Explore, Enjoy, and Protect the Planet

On The Trail — January 2010

Fort Roberdeau: A Must-See Area for Local Hikers

by Dr. Stan Kotala

Central Pennsylvania was not a location of major battles during the American Revolution, but we do have a unique Revolutionary War site. Between Altoona and State College is Fort Roberdeau, a Blair County Historic and Natural Area.

By the spring of 1778, the American colonies’ fight for independence appeared to be over. Philadelphia, the new capital, was occupied by the British. George Washington’s army was destitute at Valley Forge. And British sympathizers across the Commonwealth were beginning to take a stand against their rebel neighbors.

During this time, supplies for the colonial army were in short supply. They lacked the basics of food and clothing as well as most of the material they needed to wage war. In particular, there was little lead for bullets and musket balls.

Daniel Roberdeau, a member of the Continental Congress meeting in York since the capture of Philadelphia, became aware of lead mines in central Pennsylvania. Roberdeau oversaw the building of a stockade to protect the lead mining and smelting in Sinking Valley, part of what is now Blair County, just south of the Little Juniata River. The fort was a storage depot for ordnance, ammunition, and other supplies until 1780. Rebel settlers often found safety at Fort Roberdeau during times of raids by parties of British rangers and their Indian allies.

After the conclusion of the Revolutionary War, the fort fell into disrepair. Parts of it may have been recycled into other buildings. By the 1930s, the site of today’s reconstructed fort was on a farm known as the “Fort Roberdeau Farm.” Fort Roberdeau was reconstructed during America’s bicentennial year in1976. Since then, the County of Blair has gradually assembled 230 acres surrounding the fort to protect the integrity of this site. Unlike many Revolutionary War sites, Fort Roberdeau’s surroundings are similar to those encountered in the mid-18th century. The park itself consists of 35 acres of woodland and 195 acres of fields, some of which are farmed.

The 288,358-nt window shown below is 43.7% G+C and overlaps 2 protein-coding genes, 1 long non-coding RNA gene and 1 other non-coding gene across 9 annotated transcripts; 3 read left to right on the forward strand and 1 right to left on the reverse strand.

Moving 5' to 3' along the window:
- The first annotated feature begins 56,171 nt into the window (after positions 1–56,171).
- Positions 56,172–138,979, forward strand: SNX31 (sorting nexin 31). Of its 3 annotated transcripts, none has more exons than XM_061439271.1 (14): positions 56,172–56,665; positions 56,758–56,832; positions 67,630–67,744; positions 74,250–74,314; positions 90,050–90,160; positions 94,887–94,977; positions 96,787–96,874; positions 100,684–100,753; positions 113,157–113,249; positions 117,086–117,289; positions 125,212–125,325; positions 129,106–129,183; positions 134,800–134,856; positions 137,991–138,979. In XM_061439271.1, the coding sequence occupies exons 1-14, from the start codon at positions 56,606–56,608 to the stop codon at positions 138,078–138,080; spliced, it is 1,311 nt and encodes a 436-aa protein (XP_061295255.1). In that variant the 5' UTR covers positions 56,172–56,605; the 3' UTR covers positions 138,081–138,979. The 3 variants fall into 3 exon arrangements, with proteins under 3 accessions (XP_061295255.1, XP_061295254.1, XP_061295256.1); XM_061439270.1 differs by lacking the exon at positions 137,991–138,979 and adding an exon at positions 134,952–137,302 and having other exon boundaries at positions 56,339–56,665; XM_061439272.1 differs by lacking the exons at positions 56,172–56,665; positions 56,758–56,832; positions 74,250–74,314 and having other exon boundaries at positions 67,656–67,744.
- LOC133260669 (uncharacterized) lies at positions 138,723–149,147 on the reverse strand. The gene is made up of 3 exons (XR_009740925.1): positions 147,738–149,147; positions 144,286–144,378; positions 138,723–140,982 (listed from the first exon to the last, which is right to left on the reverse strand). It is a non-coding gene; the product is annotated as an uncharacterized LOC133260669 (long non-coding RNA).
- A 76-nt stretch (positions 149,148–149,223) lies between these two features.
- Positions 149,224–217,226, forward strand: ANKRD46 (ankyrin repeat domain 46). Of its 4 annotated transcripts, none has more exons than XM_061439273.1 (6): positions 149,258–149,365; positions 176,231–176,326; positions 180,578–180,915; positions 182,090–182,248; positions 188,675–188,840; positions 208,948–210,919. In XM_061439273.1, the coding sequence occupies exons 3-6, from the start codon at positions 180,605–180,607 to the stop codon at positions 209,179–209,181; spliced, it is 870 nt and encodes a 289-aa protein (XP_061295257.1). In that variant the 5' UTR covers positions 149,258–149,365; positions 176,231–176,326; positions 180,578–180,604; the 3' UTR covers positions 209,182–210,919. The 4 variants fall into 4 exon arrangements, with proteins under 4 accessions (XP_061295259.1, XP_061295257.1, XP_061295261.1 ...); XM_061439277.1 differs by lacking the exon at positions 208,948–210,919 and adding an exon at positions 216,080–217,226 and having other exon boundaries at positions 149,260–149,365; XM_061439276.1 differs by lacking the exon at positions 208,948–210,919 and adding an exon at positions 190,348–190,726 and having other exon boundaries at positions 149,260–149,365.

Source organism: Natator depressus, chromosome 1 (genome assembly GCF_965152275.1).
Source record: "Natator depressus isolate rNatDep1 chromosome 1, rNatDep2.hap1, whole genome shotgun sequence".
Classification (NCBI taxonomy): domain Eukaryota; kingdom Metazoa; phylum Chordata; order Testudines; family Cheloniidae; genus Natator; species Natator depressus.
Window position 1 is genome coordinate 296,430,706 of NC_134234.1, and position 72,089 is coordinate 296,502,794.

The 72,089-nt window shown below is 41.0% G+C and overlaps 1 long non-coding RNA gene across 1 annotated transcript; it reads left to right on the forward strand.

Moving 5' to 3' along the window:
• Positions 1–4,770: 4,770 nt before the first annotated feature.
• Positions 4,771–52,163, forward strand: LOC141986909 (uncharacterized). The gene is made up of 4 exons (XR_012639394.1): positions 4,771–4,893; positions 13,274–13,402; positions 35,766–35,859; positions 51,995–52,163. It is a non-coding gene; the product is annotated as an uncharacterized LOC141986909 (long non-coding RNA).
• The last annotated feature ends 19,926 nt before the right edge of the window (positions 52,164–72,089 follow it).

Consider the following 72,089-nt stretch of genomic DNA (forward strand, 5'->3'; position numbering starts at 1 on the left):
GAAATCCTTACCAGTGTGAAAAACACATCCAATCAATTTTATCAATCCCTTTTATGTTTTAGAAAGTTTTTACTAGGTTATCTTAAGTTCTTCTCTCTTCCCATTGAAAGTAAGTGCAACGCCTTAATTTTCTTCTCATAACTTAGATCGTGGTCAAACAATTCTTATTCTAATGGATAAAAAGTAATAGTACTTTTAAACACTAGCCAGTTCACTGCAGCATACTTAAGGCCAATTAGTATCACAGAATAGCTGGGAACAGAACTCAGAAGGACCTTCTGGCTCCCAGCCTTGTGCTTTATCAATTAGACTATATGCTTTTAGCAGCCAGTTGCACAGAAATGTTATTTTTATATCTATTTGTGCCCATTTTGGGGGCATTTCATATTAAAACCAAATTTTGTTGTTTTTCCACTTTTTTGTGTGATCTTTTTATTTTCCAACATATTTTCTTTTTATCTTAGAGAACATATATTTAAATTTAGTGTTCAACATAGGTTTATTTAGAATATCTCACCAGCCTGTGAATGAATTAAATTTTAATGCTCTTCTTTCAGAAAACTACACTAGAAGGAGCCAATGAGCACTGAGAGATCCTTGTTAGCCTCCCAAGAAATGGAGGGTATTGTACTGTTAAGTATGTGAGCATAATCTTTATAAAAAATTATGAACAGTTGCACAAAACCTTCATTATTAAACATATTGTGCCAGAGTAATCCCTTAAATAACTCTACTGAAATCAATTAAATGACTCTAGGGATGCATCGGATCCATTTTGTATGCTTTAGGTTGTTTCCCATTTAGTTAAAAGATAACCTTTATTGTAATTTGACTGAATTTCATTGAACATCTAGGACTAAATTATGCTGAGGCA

Several trails run through the woods and fields of the Fort Roberdeau Historic and Natural Area. The Bluebird Trail follows a long but circuitous hedgerow through fields surrounding the fort. Juniata Valley Audubon installed and maintains 25 bluebird boxes along this trail, and, during the nesting season, this trail bustles with activity as eastern bluebirds and tree swallows vie for possession of these homes and later hunt for insects to feed their voracious young. Twenty- five years ago, the eastern bluebird was a rare sight due to the elimination of hedgerows and the adoption of “clean” farming practices. The widespread installation of birdhouses specifically constructed for bluebirds has brought this species back to become a once-again common inhabitant of hedgerows and open areas.

In winter, these fields and hedgerows are great places to see large flocks of horned larks, American kestrels, rough-legged hawks, northern harriers, and the occasional short-eared owl and barn owl. White-tailed deer and red foxes also are likely to be seen.

The woods at the Fort Roberdeau Natural Area contain a variety of trees, including about a half-dozen ancient white oaks, which exceed four feet in diameter. Unfortunately, the oldest of these fell in the spring of 2009 during a storm. Its massive trunk and limbs lie near a bridge crossing the stream that flows through this woodland. Large spring seeps can be found in these woods, and, if you look carefully, you can see the spathes of skunk cabbages emerging from wet areas, waiting to release their explosive growth.

The small stream that runs through the woods descends into a sinkhole near the fort. From the trail, you can walk down to a small platform at the mouth of the cave into which this stream sinks. Sinking Valley is named for the prominence of sinkholes throughout its limestone topography. Many streams in this valley are above ground in one area and below ground in others, but all empty into the Little Juniata River. The stream at Fort Roberdeau is easily accessible, so you should get close and investigate it. Pick up some leaves that are in the stream and you’ll see that most are being eaten by aquatic insects. If you’re lucky, you may see caddisflies in their leaf, twig, or stone cases. Looking under rocks will likely give you the opportunity to examine some mayfly and stonefly nymphs, and and perhaps a northern two-lined or a norther dusky salamander. Yes, they are all active in the stream in winter.

Because the trails are well-traveled and obvious, and because much of the park is open fields, it’s impossible to lose your way in this Blair County park. It’s a good idea to visit the park during different seasons to see the changes in the flora and fauna as well as to take advantage of the park's seasonal programs. The reconstructed Revolutionary War stockade surrounding six log cabins is open from late spring to early fall, as is an 1858 barn containing exhibits and a museum shop. During warmer weather, be sure to take advantage of the park's picnic facilities, and White Oak Hall, a large multipurpose facility.

Dr. Stan Kotala is the Outings Co-Chair for the Moshannon Group of the Sierra Club.